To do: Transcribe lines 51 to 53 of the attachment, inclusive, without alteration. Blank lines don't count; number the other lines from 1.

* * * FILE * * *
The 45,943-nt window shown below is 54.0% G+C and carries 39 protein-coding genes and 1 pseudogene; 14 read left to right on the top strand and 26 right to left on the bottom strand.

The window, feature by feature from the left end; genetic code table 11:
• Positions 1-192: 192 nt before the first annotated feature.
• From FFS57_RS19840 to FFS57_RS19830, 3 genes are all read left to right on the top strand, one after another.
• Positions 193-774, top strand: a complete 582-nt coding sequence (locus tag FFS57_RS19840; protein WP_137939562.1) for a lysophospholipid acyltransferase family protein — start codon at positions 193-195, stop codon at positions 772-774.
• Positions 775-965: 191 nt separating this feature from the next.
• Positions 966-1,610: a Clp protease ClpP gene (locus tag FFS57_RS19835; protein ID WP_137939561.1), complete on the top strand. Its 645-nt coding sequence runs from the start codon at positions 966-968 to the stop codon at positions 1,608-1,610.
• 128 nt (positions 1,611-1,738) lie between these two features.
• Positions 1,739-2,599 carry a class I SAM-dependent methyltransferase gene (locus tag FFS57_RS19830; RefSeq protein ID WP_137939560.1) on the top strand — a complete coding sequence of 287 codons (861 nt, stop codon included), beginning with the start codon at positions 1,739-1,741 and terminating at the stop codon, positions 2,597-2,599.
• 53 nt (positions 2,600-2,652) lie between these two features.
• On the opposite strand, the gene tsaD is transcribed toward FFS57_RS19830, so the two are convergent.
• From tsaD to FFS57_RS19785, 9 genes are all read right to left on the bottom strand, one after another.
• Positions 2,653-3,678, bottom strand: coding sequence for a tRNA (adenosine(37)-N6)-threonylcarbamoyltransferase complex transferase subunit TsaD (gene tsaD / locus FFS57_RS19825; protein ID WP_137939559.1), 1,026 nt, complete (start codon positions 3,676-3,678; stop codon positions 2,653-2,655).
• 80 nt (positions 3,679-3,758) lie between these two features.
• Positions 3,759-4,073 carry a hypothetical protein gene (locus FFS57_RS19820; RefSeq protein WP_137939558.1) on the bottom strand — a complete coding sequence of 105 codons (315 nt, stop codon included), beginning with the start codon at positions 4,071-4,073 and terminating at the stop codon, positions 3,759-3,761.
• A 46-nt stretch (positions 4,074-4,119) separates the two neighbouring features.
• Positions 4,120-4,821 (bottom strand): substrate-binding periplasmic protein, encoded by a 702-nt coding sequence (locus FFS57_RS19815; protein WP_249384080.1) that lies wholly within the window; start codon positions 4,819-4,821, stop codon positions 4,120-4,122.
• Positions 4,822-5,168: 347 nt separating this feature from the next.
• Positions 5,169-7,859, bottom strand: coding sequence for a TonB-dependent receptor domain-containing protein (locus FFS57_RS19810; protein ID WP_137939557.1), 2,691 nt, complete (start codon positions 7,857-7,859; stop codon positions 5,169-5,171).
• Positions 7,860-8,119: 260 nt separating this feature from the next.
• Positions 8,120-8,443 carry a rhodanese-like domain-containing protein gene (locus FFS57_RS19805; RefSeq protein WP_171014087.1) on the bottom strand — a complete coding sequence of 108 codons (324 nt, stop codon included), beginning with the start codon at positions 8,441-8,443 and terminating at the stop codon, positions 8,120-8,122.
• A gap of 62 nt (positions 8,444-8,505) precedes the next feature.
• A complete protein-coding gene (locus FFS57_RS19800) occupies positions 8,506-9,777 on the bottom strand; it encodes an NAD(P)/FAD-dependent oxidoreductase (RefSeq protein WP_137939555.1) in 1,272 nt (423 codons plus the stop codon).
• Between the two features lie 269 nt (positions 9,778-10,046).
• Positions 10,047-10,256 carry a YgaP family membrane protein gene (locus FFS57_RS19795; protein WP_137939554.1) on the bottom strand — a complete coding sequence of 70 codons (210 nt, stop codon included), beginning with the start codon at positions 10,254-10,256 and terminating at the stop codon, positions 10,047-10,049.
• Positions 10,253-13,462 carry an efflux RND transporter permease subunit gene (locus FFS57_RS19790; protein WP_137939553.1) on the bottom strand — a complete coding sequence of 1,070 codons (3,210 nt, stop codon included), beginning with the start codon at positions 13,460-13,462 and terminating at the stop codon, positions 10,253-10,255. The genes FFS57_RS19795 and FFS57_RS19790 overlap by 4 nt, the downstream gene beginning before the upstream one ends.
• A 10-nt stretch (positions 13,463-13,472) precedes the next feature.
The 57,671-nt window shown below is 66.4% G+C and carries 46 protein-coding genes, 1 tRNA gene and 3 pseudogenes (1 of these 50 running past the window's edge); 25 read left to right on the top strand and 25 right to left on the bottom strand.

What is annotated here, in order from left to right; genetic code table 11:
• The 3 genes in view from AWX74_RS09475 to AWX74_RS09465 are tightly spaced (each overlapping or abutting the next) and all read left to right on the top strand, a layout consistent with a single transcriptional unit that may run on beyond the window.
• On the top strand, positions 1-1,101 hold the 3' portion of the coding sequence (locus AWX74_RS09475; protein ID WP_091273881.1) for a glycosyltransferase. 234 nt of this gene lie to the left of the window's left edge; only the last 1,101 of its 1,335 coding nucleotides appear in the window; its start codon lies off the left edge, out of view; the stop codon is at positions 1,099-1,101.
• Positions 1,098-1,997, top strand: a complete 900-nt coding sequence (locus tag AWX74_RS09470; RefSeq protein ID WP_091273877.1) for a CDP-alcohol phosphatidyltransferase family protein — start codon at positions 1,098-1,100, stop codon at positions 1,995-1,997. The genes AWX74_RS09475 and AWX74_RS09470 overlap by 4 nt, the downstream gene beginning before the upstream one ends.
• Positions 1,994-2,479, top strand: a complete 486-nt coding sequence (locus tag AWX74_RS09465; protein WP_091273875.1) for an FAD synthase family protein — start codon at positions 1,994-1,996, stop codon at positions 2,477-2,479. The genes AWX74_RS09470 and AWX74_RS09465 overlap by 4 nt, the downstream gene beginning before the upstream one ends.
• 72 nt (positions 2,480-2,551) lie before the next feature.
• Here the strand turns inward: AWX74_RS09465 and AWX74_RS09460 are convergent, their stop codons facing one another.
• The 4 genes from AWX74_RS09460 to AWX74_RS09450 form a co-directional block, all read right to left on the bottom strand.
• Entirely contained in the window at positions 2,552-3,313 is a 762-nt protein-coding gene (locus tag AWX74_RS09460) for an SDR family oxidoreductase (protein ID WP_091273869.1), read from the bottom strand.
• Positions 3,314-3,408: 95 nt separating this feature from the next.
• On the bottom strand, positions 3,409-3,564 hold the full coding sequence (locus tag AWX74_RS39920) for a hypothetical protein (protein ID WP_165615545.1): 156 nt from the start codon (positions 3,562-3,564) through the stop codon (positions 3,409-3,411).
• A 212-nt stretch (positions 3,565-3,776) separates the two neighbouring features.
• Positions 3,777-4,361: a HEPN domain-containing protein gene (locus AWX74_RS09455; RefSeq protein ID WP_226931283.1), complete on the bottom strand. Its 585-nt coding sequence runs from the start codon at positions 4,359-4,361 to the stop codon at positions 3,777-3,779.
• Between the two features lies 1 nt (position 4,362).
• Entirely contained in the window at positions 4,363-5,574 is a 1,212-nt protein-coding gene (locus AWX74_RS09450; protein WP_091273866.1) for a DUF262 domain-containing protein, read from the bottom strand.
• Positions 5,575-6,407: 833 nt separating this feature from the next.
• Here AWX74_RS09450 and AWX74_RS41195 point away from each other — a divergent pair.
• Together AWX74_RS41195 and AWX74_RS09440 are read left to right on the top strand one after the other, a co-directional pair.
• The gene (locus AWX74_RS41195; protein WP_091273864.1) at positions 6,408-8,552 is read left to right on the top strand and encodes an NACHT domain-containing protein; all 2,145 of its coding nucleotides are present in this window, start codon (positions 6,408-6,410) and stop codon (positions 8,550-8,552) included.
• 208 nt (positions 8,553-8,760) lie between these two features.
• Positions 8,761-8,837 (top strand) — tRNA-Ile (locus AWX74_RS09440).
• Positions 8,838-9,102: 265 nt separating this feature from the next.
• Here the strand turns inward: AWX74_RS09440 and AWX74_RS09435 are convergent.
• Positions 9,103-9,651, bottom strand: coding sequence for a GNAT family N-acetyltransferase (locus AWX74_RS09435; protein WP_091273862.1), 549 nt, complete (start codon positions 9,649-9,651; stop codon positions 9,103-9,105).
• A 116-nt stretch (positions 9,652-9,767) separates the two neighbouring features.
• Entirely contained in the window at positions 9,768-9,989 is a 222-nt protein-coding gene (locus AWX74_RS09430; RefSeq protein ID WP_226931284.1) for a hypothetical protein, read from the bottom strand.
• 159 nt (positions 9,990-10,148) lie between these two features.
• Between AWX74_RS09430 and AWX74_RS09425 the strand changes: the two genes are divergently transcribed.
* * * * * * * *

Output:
• Here the strand turns inward: AWX74_RS09440 and AWX74_RS09435 are convergent.
• Positions 9,103-9,651, bottom strand: coding sequence for a GNAT family N-acetyltransferase (locus AWX74_RS09435; protein WP_091273862.1), 549 nt, complete (start codon positions 9,649-9,651; stop codon positions 9,103-9,105).
• A 116-nt stretch (positions 9,652-9,767) separates the two neighbouring features.